South East Wales

Police probe suspected Cardiff Sixth Form College fraud

Cardiff Sixth Form College Image copyright Google

An investigation into a Cardiff college has been launched over "high value transactions" which may not have been properly authorised.

South Wales Police said officers were looking into potential fraud at Cardiff Sixth Form College on Newport Road.

The force and the Charity Commission have appointed Emma Moody of Bond Dickinson as interim manager to take over the running of the college.

Restrictions on the college's bank account have also been lifted.

College principal Gareth Collier said it was "business as usual" at the college, which is a registered charity.

"We continue to deliver a high-quality education and there is no question at all of anything untoward in the activities of the college in regard to teaching and learning and pastoral care," he said.

The commission opened its inquiry on 29 July following a compliance case in April related to the charity's failure to submit its accounts on time - it does not relate to the standard of education at the independent college.

South Wales Police is investigating allegations of historical financial irregularities.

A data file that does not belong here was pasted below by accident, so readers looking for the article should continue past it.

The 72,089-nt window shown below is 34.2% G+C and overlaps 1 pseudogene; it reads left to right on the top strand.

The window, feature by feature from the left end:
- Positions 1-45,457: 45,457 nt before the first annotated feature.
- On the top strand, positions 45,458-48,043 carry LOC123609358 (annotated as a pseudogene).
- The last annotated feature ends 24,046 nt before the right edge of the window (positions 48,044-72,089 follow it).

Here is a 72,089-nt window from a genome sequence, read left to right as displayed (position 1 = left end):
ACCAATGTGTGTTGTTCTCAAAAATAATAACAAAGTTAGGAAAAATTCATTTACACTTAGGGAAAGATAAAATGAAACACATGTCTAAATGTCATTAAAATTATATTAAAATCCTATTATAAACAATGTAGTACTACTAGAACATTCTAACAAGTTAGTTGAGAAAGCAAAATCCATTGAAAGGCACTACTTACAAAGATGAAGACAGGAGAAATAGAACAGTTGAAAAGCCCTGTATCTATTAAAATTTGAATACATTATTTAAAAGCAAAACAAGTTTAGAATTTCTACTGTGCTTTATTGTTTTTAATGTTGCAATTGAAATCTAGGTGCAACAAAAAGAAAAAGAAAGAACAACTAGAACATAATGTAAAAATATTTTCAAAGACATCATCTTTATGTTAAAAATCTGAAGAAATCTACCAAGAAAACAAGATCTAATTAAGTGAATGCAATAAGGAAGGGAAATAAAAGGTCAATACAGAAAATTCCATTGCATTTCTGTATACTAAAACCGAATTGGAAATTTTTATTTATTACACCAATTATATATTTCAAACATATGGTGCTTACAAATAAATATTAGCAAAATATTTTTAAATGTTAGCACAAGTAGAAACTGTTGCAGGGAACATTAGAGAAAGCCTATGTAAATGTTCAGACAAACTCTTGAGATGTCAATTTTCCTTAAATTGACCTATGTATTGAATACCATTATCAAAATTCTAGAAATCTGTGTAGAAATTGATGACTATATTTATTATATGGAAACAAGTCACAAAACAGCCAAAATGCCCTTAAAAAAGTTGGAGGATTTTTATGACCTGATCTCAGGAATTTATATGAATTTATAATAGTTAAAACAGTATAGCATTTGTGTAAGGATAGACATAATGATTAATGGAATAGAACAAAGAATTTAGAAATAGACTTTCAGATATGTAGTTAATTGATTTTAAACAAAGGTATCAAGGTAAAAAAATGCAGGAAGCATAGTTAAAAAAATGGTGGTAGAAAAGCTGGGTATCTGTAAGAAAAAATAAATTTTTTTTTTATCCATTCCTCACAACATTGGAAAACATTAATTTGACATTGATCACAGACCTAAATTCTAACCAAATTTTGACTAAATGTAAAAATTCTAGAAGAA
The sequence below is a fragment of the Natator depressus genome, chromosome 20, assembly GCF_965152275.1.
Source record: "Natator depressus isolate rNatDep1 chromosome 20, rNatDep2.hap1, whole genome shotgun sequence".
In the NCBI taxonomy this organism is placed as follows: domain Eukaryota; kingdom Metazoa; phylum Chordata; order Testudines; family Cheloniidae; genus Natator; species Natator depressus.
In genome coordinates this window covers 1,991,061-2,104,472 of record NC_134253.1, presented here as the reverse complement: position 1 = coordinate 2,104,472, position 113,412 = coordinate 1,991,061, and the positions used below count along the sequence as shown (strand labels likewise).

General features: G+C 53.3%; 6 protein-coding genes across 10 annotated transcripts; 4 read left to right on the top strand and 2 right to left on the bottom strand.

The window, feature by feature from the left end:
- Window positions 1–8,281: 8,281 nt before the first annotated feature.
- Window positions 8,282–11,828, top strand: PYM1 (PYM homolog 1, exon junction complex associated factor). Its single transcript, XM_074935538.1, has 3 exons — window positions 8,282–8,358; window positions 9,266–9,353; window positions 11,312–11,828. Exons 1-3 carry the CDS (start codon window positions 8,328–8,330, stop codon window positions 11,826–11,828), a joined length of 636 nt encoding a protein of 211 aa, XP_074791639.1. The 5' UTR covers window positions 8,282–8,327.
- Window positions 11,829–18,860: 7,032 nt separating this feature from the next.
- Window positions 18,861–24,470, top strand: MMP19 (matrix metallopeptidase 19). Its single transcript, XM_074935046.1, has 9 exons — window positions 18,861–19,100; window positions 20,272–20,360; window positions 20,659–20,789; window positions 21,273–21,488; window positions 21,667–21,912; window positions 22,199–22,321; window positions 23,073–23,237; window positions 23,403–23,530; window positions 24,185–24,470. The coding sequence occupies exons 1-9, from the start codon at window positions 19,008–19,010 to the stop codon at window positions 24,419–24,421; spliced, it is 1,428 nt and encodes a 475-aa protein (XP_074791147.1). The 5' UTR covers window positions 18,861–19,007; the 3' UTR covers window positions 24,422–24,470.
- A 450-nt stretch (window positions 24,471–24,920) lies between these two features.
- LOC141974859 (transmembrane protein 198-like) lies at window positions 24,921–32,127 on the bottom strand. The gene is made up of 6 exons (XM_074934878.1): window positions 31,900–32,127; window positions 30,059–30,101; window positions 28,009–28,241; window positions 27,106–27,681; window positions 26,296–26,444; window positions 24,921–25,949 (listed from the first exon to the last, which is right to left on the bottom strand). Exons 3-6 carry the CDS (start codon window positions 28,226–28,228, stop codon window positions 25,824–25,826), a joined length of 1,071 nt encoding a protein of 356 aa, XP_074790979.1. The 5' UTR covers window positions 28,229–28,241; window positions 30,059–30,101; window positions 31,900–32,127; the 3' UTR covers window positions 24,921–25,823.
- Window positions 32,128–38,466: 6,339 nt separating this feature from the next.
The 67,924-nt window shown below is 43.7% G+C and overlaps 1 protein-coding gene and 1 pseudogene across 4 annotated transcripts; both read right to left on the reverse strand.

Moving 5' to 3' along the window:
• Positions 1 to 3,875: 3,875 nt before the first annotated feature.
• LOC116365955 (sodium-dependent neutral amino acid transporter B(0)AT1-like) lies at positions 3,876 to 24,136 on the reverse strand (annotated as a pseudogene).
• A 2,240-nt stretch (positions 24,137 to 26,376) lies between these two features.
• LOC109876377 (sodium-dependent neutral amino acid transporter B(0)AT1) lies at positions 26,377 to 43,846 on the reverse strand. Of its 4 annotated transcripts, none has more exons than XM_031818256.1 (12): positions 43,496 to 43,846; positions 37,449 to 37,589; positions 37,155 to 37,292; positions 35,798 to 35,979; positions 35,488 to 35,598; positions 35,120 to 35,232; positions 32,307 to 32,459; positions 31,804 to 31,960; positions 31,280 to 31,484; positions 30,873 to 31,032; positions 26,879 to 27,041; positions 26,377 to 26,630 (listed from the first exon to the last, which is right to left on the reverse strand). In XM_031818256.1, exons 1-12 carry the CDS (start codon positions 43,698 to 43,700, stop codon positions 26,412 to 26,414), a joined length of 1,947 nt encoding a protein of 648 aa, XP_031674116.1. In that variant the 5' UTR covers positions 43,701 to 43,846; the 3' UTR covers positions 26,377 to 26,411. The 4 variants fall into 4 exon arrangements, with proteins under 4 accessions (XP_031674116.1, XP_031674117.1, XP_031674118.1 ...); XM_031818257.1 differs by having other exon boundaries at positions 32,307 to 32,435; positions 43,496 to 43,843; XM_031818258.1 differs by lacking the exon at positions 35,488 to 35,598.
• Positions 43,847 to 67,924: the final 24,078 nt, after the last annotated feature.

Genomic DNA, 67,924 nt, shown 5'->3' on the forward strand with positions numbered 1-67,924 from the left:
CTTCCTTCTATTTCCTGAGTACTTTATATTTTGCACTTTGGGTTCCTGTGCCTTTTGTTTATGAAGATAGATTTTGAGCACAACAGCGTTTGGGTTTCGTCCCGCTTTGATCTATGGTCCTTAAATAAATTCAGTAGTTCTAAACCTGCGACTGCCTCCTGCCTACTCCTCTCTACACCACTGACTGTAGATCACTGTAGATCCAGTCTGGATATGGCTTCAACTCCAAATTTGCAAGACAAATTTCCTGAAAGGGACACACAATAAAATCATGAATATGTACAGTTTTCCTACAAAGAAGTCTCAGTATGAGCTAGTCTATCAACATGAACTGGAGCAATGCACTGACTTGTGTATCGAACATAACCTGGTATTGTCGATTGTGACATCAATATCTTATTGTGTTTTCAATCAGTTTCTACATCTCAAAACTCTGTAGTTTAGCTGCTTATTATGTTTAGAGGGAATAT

According to the Charity Commission's website, the college's accounts for the year ending 31 August 2014 were received on 23 February 2016 - 238 days late.

In February, the college featured on a BBC documentary Britain's Brainiest School.

Image copyright Google
Image caption The London-based Charity Commission is investigating alongside South Wales Police

A commission spokesman said concerns had been raised about the governance of the charity, which employs 135 people and has three volunteers.

He added: "The commission reviewed the charity's accounts and identified a number of regulatory concerns, resulting in a books and records visit being conducted in July 2016.

"As a result of that engagement, the commission has identified regulatory concerns about the charity's governance, financial management and significant related party transactions between the charity and some of its former trustees.

"The charity does not appear to have identified and/or managed conflicts of interest and there have been significant high value transactions which may not have been properly authorised."

Ms Moody's appointment meant the serving trustees were excluded, she took control of finances and will oversee the proposed sale of the college to consultancy firm Dukes Education.

She will also consider legal action if the charity has lost money if it is found trustees breached their duties.

The Charity Commission's inquiry will cover:

  • administration, governance and management of the charity by the trustees with specific regard to decision-making
  • whether there were any unauthorised private benefit to current or former trustees or connected parties
  • whether current or former trustees properly exercised their legal duties and responsibilities in accordance with charity law and their governing document
  • whether any conflicts of interest were properly identified and managed by the charity
  • the financial management of the charity, in particular whether it has sufficiently robust internal financial controls
  • whether there was any misconduct and/or mismanagement by the trustees

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